That photographers be authorized in the Senate Chamber
to photograph the witness, with the least possible disruption of the
That the Committee of the Whole report to the Senate
no later than one hour after it begins.
Hon. Maria Chaput: Honourable senators, I give
notice that, at the next sitting of the Senate, I will move:
That, pursuant to rule 95(3)(a), the Standing Senate
Committee on Official Languages be authorized to sit between Monday,
September 13, 2010 and Friday, September 17, 2010, inclusive, even though
the Senate may then be adjourned for a period exceeding one week, for the
purposes of meeting outside the city of Ottawa in relation to its study of
the application of the Official Languages Act and of the regulations
and directives made under it.
Hon. Bob Runciman: Honourable senators, I give
notice that, at the next sitting of the Senate, I will move:
That in the opinion of the Senate, the government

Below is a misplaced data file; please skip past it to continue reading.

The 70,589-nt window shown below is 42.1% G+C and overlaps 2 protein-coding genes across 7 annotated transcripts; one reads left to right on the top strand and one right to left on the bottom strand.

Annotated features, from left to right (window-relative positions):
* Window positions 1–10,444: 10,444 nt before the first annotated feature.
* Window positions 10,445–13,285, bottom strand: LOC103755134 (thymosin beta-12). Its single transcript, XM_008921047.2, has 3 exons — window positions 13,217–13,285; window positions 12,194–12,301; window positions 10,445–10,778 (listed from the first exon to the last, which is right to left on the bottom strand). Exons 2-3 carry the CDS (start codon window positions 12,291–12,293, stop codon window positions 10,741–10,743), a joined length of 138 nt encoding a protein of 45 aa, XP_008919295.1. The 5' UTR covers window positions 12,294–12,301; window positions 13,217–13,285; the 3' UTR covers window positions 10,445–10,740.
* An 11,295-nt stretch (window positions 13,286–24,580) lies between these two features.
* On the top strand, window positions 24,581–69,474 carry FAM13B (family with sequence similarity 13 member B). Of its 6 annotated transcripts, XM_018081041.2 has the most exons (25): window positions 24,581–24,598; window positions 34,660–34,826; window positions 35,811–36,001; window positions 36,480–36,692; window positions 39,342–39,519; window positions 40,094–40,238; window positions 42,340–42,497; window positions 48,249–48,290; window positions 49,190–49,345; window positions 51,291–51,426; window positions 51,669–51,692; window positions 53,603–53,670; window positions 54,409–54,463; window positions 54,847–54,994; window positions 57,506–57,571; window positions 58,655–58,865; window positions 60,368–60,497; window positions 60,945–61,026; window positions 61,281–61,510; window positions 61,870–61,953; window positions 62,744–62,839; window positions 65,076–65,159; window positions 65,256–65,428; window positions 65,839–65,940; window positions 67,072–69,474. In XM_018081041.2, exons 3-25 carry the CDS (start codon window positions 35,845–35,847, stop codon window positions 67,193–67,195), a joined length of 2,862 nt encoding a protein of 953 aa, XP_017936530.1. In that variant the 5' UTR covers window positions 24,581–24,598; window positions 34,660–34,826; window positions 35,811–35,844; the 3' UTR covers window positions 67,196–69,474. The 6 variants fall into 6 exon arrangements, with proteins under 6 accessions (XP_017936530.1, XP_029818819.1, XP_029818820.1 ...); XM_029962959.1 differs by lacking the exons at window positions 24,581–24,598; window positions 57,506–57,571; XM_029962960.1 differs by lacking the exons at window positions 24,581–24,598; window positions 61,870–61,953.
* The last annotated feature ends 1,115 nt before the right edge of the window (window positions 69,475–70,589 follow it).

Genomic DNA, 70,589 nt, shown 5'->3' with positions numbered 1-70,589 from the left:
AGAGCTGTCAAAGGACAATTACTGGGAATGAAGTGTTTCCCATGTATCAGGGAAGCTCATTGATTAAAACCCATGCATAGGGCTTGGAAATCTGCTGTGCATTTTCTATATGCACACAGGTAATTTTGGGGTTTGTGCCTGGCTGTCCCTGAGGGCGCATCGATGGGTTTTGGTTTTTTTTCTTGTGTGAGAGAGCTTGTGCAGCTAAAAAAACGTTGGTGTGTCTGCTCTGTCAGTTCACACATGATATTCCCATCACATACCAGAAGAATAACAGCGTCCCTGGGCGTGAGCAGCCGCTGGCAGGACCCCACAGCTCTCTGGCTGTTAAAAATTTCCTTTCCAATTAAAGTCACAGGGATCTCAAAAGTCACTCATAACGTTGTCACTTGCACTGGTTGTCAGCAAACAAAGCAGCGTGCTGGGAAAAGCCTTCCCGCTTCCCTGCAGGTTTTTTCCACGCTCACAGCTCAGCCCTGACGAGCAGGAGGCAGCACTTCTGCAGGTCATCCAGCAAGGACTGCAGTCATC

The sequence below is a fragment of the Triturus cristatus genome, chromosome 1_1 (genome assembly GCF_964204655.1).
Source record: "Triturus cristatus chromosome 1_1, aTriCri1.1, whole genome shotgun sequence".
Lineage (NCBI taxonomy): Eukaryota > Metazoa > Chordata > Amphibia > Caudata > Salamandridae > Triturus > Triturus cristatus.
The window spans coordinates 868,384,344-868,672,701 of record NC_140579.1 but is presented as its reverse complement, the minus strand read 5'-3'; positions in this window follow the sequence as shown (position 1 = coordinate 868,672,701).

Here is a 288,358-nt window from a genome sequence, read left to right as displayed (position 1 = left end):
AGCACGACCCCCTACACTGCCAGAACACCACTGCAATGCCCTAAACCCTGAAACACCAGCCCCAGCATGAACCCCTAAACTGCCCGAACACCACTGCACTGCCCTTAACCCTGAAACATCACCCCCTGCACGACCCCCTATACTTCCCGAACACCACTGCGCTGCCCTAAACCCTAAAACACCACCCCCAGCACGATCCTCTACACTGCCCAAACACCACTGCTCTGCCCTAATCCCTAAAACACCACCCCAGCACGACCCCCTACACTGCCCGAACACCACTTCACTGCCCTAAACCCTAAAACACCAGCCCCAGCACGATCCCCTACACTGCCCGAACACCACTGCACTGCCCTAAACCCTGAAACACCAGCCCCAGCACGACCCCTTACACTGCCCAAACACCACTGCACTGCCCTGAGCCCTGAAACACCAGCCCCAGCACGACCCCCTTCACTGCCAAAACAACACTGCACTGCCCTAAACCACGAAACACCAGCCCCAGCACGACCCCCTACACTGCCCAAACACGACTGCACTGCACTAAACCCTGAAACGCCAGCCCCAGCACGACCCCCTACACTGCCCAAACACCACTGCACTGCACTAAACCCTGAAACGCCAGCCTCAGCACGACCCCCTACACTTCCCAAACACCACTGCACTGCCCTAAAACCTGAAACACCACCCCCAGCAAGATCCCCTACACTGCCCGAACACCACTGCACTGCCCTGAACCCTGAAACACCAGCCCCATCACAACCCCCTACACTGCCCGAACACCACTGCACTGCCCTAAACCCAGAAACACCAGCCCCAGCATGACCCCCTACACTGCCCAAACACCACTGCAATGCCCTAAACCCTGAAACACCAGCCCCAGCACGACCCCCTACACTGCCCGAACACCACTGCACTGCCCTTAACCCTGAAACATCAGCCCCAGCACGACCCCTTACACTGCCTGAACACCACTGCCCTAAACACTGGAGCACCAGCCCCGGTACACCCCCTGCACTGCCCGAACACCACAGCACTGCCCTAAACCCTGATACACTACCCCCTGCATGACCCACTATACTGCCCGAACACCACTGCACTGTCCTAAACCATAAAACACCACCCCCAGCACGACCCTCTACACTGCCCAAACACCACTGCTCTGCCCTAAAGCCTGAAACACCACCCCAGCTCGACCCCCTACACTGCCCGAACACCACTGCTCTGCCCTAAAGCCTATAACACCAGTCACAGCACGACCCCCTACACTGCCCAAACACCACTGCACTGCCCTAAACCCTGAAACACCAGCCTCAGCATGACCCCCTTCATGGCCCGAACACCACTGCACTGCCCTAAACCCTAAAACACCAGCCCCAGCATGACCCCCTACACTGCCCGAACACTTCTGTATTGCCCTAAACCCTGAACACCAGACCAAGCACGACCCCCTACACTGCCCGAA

should consider the establishment of a tuition fund for the families of
federal public safety officers who lose their lives in the line of duty and
that such a fund should mirror the provisions of the Constable Joe MacDonald
Public Safety Officers' Survivors Scholarship Fund, in place in the province
of Ontario since 1997.
Hon. Art Eggleton: Honourable senators, I give
notice that, at the next sitting of the Senate, I will move:
That the Standing Senate Committee on Social Affairs,
Science and Technology have the power to sit on Tuesday, June 22, 2010, even
though the Senate may then be sitting, and that Rule 95(4) be suspended in
Hon. Roméo Antonius Dallaire: Honourable senators,
my question is for the Leader of the Government in the Senate. I asked a
question recently about the implementation of Bill C-293, regarding